So, what is a revolution for Traverso? He begins with the image of a shipwreck, but elsewhere describes revolution as an earthquake and a volcano. Revolutions interrupt and erupt; they break the continuum of history (I’m paraphrasing Traverso who is fond of paraphrasing Walter Benjamin’s theses ‘On the Concept of History’ (1940)). A revolution, he says, is ‘a collective act through which human beings liberate themselves from centuries of oppression and domination’; it is ‘a singular amalgam of innovation and chaos’ that displays ‘a spectacular iconoclastic charge’. Revolutions ‘are precisely the moments in which the excluded are no longer voiceless and clamour to be heard’. They are, less precisely, ‘concepts converted into action’, which ‘follow an autonomous dynamic, as uncontrolled spirals that aim at obliterating the past and inventing the future from a tabula rasa.’ Violence, he declares, using an unfortunate biological metaphor, ‘is inscribed into their genes.’ Yet for all that Traverso’s prose proliferates declaratives, definitions and metaphors, there remains something curiously slippery about his object.
Is this book about ideal or actual revolutions? Is it about revolution as such or an assortment of particular revolutions Traverso happens to find interesting? Is it about revolutions, revolutionaries or the revolutionary? Is it just about political revolutions or also about other kinds of revolution (sexual, industrial, intellectual)? Is it, rather, about communism or perhaps capitalist modernity? Is it about theories of temporality and liberation or is it about insurrectionary practices? That the book is about all of these things at various points is not necessarily a weakness. As Leon Trotsky asks in the 1930 Preface to his History of the Russian Revolution, one of Traverso’s key sources: ‘How can you take as a whole a thing whose essence consists in a split?’ Traverso grapples engagingly with tensions between ideas and realities, theories and practices, dreams and nightmares. His subtitle ‘an intellectual history’ is perhaps a little too modest, given Revolution addresses a phenomenon both thought and lived. But what, ultimately, is to be gained from reading about past revolutions in the calamitous present, when the book itself refuses to make a strong case for doing so?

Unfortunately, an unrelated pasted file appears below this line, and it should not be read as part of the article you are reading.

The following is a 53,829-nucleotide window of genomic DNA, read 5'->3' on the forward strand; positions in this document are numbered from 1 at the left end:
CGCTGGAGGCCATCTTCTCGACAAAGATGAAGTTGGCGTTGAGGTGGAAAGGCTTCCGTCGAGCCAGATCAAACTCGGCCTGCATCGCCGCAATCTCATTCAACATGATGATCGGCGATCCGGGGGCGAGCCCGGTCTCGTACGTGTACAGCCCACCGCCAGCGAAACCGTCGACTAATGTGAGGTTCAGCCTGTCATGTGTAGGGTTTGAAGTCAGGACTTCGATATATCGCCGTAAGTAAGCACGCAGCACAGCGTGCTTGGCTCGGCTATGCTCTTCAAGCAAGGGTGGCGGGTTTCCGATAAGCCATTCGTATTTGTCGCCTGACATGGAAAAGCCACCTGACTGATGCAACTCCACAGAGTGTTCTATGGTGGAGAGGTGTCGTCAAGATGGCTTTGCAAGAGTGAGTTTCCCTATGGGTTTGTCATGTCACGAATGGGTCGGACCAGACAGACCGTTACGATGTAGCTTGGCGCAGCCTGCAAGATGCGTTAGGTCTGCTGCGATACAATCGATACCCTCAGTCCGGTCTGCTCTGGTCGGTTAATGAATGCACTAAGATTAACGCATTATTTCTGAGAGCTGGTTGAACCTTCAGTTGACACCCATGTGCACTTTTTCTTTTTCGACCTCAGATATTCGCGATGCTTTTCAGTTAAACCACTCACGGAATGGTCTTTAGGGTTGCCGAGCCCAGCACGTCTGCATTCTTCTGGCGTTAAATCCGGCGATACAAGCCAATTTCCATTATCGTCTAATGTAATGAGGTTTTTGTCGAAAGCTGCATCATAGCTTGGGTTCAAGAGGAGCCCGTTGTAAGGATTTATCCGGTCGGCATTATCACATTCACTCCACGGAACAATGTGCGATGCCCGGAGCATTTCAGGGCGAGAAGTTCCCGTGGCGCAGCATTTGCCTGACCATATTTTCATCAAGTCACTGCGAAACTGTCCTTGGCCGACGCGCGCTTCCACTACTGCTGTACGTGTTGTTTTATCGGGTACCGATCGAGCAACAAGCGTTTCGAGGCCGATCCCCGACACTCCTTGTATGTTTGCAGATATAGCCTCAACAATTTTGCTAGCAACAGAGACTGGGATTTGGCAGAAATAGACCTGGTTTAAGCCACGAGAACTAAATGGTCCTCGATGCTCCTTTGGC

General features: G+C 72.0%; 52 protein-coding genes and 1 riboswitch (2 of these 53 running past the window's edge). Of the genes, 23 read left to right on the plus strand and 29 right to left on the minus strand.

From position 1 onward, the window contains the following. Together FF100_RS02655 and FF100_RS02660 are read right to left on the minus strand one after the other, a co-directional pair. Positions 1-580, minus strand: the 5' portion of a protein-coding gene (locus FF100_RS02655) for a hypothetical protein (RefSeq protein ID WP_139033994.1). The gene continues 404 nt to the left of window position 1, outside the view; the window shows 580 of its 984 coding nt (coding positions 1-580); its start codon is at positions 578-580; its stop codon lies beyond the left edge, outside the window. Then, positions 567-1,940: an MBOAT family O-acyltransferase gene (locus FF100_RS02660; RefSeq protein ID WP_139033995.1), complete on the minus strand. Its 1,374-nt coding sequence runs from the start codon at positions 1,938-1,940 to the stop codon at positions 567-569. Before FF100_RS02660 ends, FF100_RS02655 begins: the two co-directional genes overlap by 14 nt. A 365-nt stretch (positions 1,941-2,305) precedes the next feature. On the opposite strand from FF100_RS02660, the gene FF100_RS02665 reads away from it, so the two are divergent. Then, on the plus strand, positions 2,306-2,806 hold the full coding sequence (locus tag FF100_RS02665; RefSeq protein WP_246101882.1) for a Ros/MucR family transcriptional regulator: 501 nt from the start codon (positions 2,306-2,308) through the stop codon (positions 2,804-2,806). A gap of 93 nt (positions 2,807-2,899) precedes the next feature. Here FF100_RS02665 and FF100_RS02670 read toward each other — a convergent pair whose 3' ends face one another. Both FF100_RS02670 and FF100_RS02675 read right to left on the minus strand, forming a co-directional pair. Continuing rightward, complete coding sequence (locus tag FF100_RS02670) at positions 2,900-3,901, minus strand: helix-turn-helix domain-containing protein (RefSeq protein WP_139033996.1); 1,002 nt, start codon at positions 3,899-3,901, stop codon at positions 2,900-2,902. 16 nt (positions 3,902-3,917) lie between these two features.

Revolution is structured thematically and conceptually, rather than as a chronological series of case studies focused on particular historical revolutions. Though confined mostly to a 1789-1989 timeframe, the book’s examples are eclectic, jumping around historically and geographically to discuss revolutionary temporalities, subjects, bodies, symbols and concepts. Traverso is explicit that he has no interest in separating ‘good’ from ‘bad’ revolutions but instead contemplates both the utopian and the catastrophic: ‘The happiness of insurgent Havana on the first January 1959 and the terror of the Cambodian killing fields’. Interested neither in valorisation nor condemnation, Traverso is not concerned with extracting strategic lessons from historic victories and defeats but offers instead a ‘critical elaboration of the past’, a past that he believes, the contemporary left is at risk of forgetting. His opening chapter is typical in its methodological approach, considering the locomotive as a symbol of revolution, while examining the significance of actual trains in past revolutionary struggles. Traverso begins the chapter with Marx’s declaration that ‘revolutions are the locomotives of history’ and ends with Walter Benjamin’s riposte: ‘Perhaps revolutions are an attempt by the passengers on this train – namely, the human race – to activate the emergency brake.’ If the train had been an image of the inevitable forward-moving progressive trajectory of history for Marx, Benjamin, writing at the beginning of the Second World War, saw teleology leading only to catastrophe. Traverso’s chapter closes abruptly with an image of the ramp at Auschwitz.